After Milan Barlo moved to Nottingham, met his fiancé and then together they moved onto London. He describes his lack of passion at the time in London and how Hong Kong invigorated that spark again. “It’s odd hey. I was living in Bethnal Green, right in Shoreditch, and behind my apartment was a super famous Banksy, on the side there was a gigantic porcupine by Roa and lots of other stuff. Everyday I would go out and literally be submerged by top notch guys and I think that, as a guy without a voice yet, this surrounding was intimidating. I also think I was out for so long that I didn’t have people to do it with. You need to have someone showing you how the city works, taking you to places, introducing you to the right people, or simply get hyped together. In the end I wasn’t enjoying London very much and I had the choice to either break up or to move to Hong Kong because my fiancé (girlfriend at the time) couldn't stay in London due to visa issues, so I decided to come to Hong Kong. I for real hated this place for a solid year and a half, then I started to pick it up and be a little more optimistic about life and things in general - but it was tough. The only reason I made it through I think is because I started painting again and that’s why it’s the most important thing to me. Part of the reason I stopped when I was younger is I didn’t feel I had anything to say, I was coming from a boring place, everything was average. Sure, I was attracted to things, but I didn’t fully own anything. In Hong Kong I felt somehow as an hermit, not surrounded by anyone painting in the way I do, but invested by so many new influences. So I took back spray cans - which were by far the tools I knew the best - being able to do almost anything I wanted and then I just moved away from it. It’s funny how you spend 10 years investing time into something and become very good at it then bye-bye, you stop doing that and go do something else. Spray cans have this aesthetic that is very clean, very sharp but I like more stuff that is dirty, dripping and mixing, and nothing beats acrylic on that - plus it’s cheaper and you can take a big extension pole and paint big walls from the ground. You can’t do that with spray cans.”
It was an abandoned building that reinvigorated that burn to paint again and a chance encounter with the founder of HK Walls led to further projects. “About 6 months after I moved here I got to the point I wanted to do something again, I headed to this abandoned building in Sai Kung which I’d googled and discovered it had become famous for street art and graffiti. I went there and met by chance the founder of HK Walls and Verymasa (another artist based here) and that was my first touch with the local painting community. Funny enough, in this abandoned place (except for us) there were probably about 40 or so people using bb-guns or talking pictures there which really shows how tired Hong Kong is of this nicely packaged “cultural” scene ‘You want the art, you go to PMQ, but wait a minute, it’s just another f*cking shopping mall!’.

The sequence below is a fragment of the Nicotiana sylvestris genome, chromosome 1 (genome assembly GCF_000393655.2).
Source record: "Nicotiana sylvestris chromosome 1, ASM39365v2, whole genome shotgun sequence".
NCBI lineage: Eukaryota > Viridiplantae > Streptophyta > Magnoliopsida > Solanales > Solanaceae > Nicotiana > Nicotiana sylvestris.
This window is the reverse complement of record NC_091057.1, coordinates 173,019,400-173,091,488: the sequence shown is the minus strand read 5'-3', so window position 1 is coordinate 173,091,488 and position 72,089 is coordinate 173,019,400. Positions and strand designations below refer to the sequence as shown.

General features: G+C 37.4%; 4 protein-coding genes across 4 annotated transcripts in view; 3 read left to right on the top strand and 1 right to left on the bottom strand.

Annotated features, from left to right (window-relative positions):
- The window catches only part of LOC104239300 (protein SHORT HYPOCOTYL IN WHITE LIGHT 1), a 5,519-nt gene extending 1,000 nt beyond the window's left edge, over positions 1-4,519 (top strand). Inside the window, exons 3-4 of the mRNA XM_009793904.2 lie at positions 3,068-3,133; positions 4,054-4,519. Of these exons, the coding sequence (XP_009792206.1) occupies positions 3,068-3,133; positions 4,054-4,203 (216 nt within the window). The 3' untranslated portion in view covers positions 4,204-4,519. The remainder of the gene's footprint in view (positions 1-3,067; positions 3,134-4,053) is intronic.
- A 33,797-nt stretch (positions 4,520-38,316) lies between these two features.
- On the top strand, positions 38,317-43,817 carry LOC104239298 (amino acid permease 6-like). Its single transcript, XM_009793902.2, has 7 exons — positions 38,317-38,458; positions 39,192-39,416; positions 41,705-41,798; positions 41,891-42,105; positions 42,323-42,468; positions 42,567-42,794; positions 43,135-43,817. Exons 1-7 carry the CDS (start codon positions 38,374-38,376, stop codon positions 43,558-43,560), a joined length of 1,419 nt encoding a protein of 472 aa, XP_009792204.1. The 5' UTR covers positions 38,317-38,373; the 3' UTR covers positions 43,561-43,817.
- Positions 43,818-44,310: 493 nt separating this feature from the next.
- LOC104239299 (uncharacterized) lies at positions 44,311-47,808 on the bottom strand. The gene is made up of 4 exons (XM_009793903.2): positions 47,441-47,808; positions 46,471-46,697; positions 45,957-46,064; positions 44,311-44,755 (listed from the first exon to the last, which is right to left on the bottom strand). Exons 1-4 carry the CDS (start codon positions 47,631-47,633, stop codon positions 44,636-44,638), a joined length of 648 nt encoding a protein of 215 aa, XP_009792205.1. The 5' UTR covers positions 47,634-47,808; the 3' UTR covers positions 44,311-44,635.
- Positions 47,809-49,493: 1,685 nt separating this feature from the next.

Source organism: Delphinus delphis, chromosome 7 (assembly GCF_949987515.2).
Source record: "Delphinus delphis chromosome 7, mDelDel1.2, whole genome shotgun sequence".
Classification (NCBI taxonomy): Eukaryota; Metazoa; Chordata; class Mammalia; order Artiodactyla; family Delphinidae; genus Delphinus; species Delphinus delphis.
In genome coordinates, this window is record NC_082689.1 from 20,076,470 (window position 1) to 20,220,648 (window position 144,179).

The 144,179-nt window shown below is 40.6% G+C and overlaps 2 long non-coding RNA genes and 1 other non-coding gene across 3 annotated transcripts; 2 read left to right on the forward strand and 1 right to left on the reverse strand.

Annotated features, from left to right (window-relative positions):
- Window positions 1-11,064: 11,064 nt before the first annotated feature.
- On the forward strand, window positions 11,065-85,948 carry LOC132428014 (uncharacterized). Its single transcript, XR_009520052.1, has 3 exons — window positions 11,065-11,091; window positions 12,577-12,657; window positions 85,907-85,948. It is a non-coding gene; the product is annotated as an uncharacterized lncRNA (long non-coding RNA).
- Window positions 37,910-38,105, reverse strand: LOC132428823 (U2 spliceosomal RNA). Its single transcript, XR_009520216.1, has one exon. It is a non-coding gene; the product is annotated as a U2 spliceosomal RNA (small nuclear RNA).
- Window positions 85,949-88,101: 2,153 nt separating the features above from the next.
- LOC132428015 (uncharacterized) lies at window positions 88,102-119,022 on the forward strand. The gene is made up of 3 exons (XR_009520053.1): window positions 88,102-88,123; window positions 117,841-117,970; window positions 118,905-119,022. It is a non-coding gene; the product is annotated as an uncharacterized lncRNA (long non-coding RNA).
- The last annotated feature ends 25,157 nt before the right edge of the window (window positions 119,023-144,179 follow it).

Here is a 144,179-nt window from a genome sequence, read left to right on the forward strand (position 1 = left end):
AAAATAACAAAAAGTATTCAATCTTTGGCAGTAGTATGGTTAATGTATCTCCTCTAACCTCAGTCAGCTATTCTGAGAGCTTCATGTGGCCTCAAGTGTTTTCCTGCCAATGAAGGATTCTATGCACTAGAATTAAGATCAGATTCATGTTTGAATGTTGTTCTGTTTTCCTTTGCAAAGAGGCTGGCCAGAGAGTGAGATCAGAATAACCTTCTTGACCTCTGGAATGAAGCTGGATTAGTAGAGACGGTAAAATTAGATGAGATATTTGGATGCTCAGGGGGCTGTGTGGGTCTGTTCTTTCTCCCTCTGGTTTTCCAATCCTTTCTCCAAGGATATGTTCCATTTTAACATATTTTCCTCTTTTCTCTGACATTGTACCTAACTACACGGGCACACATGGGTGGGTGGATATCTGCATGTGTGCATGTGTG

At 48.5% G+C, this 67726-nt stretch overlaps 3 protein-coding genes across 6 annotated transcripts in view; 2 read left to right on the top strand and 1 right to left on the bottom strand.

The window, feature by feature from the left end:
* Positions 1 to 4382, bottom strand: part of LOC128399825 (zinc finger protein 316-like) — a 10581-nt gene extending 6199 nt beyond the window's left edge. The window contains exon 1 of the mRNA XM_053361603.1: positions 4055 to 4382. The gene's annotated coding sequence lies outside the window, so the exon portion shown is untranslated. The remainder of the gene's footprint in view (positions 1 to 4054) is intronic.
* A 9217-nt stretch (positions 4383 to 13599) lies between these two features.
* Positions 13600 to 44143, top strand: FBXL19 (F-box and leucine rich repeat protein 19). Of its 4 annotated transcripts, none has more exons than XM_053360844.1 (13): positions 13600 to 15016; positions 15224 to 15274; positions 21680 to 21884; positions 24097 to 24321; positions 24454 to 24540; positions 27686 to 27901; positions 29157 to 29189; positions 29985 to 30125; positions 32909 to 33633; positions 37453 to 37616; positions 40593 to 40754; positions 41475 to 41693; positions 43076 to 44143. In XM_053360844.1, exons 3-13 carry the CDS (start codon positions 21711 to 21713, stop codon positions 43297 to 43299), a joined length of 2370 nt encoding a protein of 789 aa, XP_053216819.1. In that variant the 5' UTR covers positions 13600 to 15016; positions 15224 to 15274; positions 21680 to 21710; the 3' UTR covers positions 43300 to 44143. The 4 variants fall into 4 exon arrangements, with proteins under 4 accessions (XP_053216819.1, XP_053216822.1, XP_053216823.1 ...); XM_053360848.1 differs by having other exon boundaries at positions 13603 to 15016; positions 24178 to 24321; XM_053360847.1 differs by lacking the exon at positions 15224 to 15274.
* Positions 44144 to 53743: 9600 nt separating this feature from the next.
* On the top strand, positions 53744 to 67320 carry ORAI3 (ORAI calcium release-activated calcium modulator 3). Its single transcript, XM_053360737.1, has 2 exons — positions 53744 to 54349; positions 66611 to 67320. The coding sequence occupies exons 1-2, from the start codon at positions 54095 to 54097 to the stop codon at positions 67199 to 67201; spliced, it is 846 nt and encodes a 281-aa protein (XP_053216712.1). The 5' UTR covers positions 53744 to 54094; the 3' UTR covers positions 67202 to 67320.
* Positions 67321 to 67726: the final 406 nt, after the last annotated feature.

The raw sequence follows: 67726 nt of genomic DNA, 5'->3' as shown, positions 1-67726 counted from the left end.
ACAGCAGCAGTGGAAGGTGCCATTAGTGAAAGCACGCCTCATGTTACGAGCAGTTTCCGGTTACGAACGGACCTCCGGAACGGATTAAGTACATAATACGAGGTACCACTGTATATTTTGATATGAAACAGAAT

Now Barlo spends his time between his job in advertising, commission works and his own personal pieces. Talking about the effects of painting he says “It’s highly addictive. Entering a status of flow, when you are doing something that is challenging enough but reachable your body and mind starts releasing adrenaline and you are literally drugging yourself. That’s why people can do marathons or paint or play music without the need to eat for hours, because their body is releasing natural kicks. Painting is my kick. I essentially was like a drug addict and went back into a pattern. You could argue you can have some kind of abstinence, I don't know how much is physical or psychological but you can get depressed when you don't do it for too long. For me the worst is when I have some kind of commission job that takes too much time and I cannot do any personal stuff then I question why I’m doing it. People come to Hong Kong to make a lot of money very quickly so they can retire when they're in their early forties. That’s a sort of diffused Hong Kong dream. If I had to choose I would never want to retire! Artists don't retire, they die. Because it’s not the job, its an attitude, a filter to your life, it’s this fragment of your very soul”.
He got to participate to HK Walls at the beginning which started in 2014. It’s a small community in Hong Kong with about 20 or 30 people, 50-50 split local and Gweilo. You’d think a city of 8 million people would have more of a following but certainly with the practice becoming safer, not running the risk of being fined or arrested so much it’s becoming more appealing. “The problem is that the entire street art thing got completely out of hand quite a long time ago. It started as something everybody hated and turned into this vanilla movement, where people draw something colorful and nice to have everybody saying them “how nice, good job”, like children that want parents to put their drawings up on the fridge. Day after day it is a race to who’s gonna do the cheesiest and most superficial shit. The other consequence of this “evolution” is that people feel much safer, therefore more and more people - from the most various background - are giving it a go as there is really no risk for anyone. In all of this Hong Kong is more of a late bloomer, and when street art got here it was already highly commercial. In comparison to other cities in the world, you can talk your way out of it even if the police come and in the end it's more about safety, which is great, but this lack of danger takes away a lot from it. It’s couchy, everyone feels comfortable. In the practice I benefit from it, everyone doing it benefits from it, but it makes everything a bit faker. The only kind of obstacle you still have in Hong Kong is the maintenance. It is so high and so fast sometimes you run the risk you do something and come back the next day to take a photo but the management has already painted over first thing in the morning. Since what I do which still requires time and take me at least 3-4 hours to make a complete piece it’s a bit of a struggle. I’m trying something new though which is paste up. It has the advantage of spending all the time in the studio and go and put just the final piece up as one pretty much wherever I want.”